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Lessons From Literature: Travels with Charley

September 29, 2016

Travels with Charley

“We have in past been forced into reluctant change by weather, calamity, and plague. Now the pressure comes from our biologic success as a species. We have overcome all enemies but ourselves.” John Steinbeck, Travels with Charley: In Search of America

Eight years before his death, John Steinbeck decides to embark on a journey across America to rediscover its people and landscapes. Concerned that he no longer knows the country well enough to write about it properly, he sets off in September of 1960 with his dignified French poodle, Charley, in an upgraded pickup truck appropriately named Rocinante. This book is a collection of this extraordinary writer’s encounters and observations as he travels through the country, and as close to an autobiography as he will ever write. It is a beautifully conversational travelogue rich with insights and unbelievably visual interactions. It is successful in its attempt to understand and describe the American identity, an identity rooted in America’s historical values and breathtaking landscapes, yet impossible to keep from evolving in an age of mass production, globalization, and desegregation. Steinbeck focuses specifically on this evolution and explores the possibility of human change.

In Travels with Charley, Steinbeck time and time again finds himself in situations that cause him to reflect on the changing physical and metaphorical American landscape. He finds himself protesting against the “assembly-line production of our food, our songs, our language, and eventually our souls,” but recognizes that it is the nature of humans to protest against change, with its attendant romanticizing of the past. I know many a vocal soul who laments the technologies and conveniences of the present and aggressively lauds the simple, and necessarily, better lives we once lived. I think it is pretty easy to say that, despite the fallbacks of a liberal society hypnotized by technology, life is much more comfortable now than at any point in history, and whether this comfort is detrimental to quality of life is for another day. It is interesting to consider, however, where the individual human psyche stands in the face of our society’s evolution.

In the short chapter where Steinbeck and Charley get to the Californian redwoods, Steinbeck ponders the awe-inspiring longevity of these ambassadors of another time. He describes their power to stun visitors into silence out of both reverence and a fear of disturbing something magical. What he describes taking over the visitors’ minds is complete humility. This rare humility is one of the few things which can overpower our illusion of constant human improvement and supposed superiority to forbearers through knowledge and technology. In the presence of the godlike, immortal redwoods, this misplaced arrogance is completely banished. The humility that takes its place reminds us of our liberating impermanence in the order of the natural world. Despite millennia of societal evolution, the human psyche has not succeeded in evolving along with society to fundamentally change who we are. It suffers the same joy and sorrows and is wrought by the same desires of eternity past. Our time, although extended significantly by improved health, is still equally finite.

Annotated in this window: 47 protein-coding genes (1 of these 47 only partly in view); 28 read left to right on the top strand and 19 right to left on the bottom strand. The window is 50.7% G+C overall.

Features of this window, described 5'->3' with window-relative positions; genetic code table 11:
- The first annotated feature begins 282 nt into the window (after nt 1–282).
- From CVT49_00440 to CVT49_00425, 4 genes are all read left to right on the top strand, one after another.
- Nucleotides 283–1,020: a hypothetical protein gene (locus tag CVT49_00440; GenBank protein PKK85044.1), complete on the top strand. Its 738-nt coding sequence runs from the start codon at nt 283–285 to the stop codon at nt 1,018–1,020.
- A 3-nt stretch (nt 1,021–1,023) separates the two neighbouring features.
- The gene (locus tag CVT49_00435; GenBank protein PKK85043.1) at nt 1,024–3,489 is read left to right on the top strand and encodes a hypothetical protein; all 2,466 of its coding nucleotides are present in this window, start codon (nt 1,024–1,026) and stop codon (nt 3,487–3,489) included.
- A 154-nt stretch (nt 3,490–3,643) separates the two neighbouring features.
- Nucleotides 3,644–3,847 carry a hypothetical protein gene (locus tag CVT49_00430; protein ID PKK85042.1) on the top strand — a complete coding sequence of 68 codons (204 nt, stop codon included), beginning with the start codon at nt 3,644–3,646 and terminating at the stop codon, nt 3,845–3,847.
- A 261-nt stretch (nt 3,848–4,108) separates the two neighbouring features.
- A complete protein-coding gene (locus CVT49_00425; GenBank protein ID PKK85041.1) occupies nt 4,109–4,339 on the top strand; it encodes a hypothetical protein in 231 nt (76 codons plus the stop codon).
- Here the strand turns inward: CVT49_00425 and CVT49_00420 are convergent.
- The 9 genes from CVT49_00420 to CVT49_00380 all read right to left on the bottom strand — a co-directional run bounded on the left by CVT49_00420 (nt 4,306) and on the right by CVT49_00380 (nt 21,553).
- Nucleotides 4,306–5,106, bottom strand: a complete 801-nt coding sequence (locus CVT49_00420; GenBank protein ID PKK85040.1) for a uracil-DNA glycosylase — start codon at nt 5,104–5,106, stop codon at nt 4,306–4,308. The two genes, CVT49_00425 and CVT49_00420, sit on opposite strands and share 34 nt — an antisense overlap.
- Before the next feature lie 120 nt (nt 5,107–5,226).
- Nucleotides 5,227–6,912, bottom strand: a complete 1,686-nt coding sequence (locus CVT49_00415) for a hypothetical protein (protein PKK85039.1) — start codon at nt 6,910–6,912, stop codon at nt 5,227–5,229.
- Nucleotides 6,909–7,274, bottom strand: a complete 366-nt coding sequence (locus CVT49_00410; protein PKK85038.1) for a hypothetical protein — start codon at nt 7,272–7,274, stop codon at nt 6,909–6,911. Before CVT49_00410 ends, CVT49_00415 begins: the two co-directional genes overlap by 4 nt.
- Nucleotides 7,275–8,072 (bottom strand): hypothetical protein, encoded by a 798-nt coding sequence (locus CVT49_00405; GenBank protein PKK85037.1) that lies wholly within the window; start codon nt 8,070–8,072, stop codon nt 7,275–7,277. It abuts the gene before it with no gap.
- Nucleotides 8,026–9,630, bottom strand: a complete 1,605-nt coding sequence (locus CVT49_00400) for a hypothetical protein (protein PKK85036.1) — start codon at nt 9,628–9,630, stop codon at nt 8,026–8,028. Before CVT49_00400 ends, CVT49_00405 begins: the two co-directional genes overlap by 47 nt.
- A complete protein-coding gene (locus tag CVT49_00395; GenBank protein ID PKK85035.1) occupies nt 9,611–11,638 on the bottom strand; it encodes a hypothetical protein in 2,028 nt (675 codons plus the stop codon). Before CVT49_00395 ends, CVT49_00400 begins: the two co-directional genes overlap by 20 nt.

One need only read records of Roman history and ancient literature to understand that we are essentially the same as we were two thousand years ago. We have even managed to largely resist whatever biological evolution nature could have bestowed on us by creating societies of convenience and comfort that weaken our natural immunities and physical strengths. Thousands of years later and we are still fighting about the same things and looking for the same experiences, simply better-equipped to fight and discover. We are still just as mortal. There are things central to the human experience that will persist, regardless of how much we evolve and innovate. This may seem like an obvious fact, but it is not one that is thought about frequently. It is much easier to get lost in the toys provided by our new technology or the comfort and conveniences that soften the human experience. Once one is lost, however, these distractions- and they are nothing more than distractions- become the things through which she defines the worth of herself and her life.

Our time on this Earth is as rich as it always has been, and contemporary lives possess all the same emotional and spiritual capacities as those of millennia past. There is no need, no precedent for enhancement, improvement, or enrichment. It is a mind-blowingly simple fact, that everything we really need, everything our human psyche really seeks, is already waiting to be accessed, resting in the fabric of the human experience. There is a lesson to be learned from the redwoods, who stand proudly, who exist majestically, despite and in spite of the whirling hurricane of humanity around them. These immortal ambassadors are an example to be emulated, a reminder to us humans, that in our very finite lives, simply existing is enough.

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